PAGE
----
Mark:    I want the low hanging fruit and you know if we ever got to the point where you know, we had an issue with deal flow, then sure, we can do that, that's… I know, I mean, there are people to do it that way. I just, I personally don't like it that way.

Alex:    So okay, so how do you put this together on your spreadsheet? Do you have, okay here's my spreadsheet of names, here's my spreadsheet of addresses, and then there's a section where you're inputting your offers, so everything mail merges together. How are you then coming up with a number or you're just going 20 cents on the dollar as far as what it's assessed for or how are you judging the 20 cents on the dollar?

Mark:    Right, so we're going to get that treasured list of people that owe back taxes. We're going to scrub the list, we're going to get rid of all the homes in the commercial property, the industrial property, we'll sort it by use code, right? And then, let's say there are 1,000 names on that list, right? Well basically do some due diligence and some on one or two areas, right? We'll do a batch and then we'll look at it on a price-per-acre basis, we'll do a little bit of calculations and we'll put it on our Excel file, here's what we'll pay on that, for that property. We then upload that file in the Podio and then let the automation begin.

Joe:    I like, I like automation.

Alex:    Let it go, Joe!

Mark:    Let it go, Joe! And we… right, Alex, are you ready to unburn yourself?

Joe:    We'll talk about the automation then. You're using…

Mark:   Oh, my gosh, he won't do it. Joe McCall, what do I have to do?

Joe:    I just don't know, I can't… I don't know enough about land to say that it's the best passive income model. I know enough about wholesaling, I like my passive income model of wholesaling where I can do this in virtual market, cause I literally now, what?

Alex:    You know though, Joe? It's not really passive 100%, because there's people involved in this.

Joe:    Yeah, there are people involved in the mortgage business.

Alex:    Yeah, but once… but it's something that has to be kept and being done over and over and over and over and over and over again, we're hustlers, like we said.

Joe:    Right.

Alex:    We got to keep it going. It's not that's the difference between… yeah it's a business, but still.

Joe:    I'll give you this, would I rather…?

Mark:    It's a business, but it doesn't have any, any price value.

Joe:    I'll give you this, What, would I rather have a piece of land that's cash flowing $300 bucks a month or a rental property it's cash flowing $300 bucks a month, I think I would say land.

Alex:    Yeah, I could agree with that.

Joe:    So what does that mean, Mark?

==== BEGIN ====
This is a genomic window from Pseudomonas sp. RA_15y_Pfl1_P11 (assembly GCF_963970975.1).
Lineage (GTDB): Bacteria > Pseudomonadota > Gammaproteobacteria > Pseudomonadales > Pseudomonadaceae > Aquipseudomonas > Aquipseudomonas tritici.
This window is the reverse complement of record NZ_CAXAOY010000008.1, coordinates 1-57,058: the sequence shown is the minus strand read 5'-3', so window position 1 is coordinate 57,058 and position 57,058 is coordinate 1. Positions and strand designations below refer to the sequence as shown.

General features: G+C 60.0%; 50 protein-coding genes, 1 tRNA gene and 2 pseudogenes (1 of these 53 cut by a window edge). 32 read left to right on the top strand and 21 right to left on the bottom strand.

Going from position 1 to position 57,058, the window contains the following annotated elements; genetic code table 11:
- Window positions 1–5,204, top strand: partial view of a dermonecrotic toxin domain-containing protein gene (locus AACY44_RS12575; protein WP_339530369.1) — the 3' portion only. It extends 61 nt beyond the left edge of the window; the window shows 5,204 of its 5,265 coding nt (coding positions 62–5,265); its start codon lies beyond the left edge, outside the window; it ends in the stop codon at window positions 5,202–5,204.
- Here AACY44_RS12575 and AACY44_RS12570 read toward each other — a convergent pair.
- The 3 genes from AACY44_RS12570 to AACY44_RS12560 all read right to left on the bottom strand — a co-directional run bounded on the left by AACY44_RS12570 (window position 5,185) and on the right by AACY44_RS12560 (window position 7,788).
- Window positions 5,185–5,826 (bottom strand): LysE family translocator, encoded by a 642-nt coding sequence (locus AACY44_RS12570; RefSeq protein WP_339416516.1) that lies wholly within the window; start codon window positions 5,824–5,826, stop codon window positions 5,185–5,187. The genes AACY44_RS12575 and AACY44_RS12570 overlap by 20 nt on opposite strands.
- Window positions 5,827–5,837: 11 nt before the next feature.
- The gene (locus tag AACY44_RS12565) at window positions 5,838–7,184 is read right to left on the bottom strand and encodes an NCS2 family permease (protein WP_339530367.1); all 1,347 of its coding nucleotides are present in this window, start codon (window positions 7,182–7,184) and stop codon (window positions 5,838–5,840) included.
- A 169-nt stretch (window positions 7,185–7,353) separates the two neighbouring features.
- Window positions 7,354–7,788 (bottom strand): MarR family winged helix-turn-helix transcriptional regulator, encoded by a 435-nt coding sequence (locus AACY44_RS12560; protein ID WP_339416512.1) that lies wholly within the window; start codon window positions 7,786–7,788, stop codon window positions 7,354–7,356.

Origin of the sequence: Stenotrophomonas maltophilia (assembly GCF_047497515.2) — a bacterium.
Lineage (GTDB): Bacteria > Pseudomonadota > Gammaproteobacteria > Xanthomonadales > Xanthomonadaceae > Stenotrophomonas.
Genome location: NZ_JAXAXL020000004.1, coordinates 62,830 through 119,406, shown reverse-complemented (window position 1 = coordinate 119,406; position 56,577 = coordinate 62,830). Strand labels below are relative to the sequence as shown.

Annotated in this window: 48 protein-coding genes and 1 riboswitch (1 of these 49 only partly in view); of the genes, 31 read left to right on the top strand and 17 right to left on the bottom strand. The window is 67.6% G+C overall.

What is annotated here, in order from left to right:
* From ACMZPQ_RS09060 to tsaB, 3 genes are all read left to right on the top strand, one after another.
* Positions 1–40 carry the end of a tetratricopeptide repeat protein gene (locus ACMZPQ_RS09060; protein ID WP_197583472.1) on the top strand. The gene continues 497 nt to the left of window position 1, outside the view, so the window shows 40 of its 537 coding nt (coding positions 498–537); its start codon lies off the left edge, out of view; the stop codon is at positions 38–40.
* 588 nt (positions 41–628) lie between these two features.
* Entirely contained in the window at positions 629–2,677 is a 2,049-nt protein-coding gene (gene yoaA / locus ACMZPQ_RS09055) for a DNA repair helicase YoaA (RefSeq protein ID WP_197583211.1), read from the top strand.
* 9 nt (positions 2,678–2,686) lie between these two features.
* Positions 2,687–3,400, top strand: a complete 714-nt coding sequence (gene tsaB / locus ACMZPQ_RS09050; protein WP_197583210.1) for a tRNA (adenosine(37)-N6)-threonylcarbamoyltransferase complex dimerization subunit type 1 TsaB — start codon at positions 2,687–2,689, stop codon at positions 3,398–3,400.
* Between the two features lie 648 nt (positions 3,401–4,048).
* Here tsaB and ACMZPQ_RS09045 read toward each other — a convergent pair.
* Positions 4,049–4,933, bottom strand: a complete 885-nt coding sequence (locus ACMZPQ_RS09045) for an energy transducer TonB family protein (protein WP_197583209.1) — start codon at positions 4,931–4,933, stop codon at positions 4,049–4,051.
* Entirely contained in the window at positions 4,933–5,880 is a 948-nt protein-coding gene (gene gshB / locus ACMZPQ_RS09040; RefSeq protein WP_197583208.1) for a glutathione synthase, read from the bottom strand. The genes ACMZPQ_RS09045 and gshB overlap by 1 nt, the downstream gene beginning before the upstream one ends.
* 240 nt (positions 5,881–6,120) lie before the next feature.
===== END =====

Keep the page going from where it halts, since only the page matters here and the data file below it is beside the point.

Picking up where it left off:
Mark:   I have the best passive income model.

Alex:    Oh, I don't know if I'm ready to commit to that.

Joe:    I just get nervous with that question.

Mark:    Well, I mean, yeah, I mean, you know the truth is you have to find passive, right? I mean nothing is passive, first of all. So I think, I think the question is kind of misleading in a way, because there is work involved, I mean, even if I inherited $1 billion, that's not passive, I still had to figure out a way to put that money to work to generate the interest, right? I mean there's nothing is passive. So I do think that this model in the real estate niche, if you automate it and you systematize it, it is the simplest model and a great way to build passive income. I think it's the ultimate subscription model and you don't have to, you know, deal with the typical real estate headaches of renters and rehabs and renovations and rodents. That's I think it's, it's just a very simple model. Now, is it easy? Absolutely not. It takes effort like anything else, but once you've created your machine and you Podio it, it's a lot of fun.

Joe:    Let's talk about the systems in Podio. What, what do you have Podio do for you? Calculate…

Mark:   So we have five apps in Podio and basically so, we have our offers app, so we upload that list into our offers app, and boom, they go out via lob, right? Then we have a little checklist in there for the due diligence. So we do our due diligence piece in Podio, which then brings us into the closing. So you know, once we close that property, it kind of integrates into our marketing and we actually make that add in Podio and then we say, “Okay, where are we going to put it?” And it starts if we do it in automation to our website and from there RVA then takes the information and goes, and goes makes it ubiquitous, let's say fancy hands like automation and put on Craigslist and BackPage and wherever else we want to market it.

And then we basically automate the closing of it, we prepare the deed, we prepare all the paperwork, we have the, the collecting of the money automated as well, down payment plus, getting our monthly payments using a program called ZimpleMoney.com, Z-I-M-P-L-E, so it's… it's like simple with a Z. And that way we get a better we don't have as big a default rate because we're not using a credit card, right? There its account number and routing number and then it set up in ZimpleMoney, it's web-based, they can check their balance anytime and it's done. And then it's go to the next one.

Joe:    Zimplemoney, I've never heard of it.

Mark:    It's just five workflows.

Joe:    Okay. When do the due diligence part? Does that happen after they respond to your letter?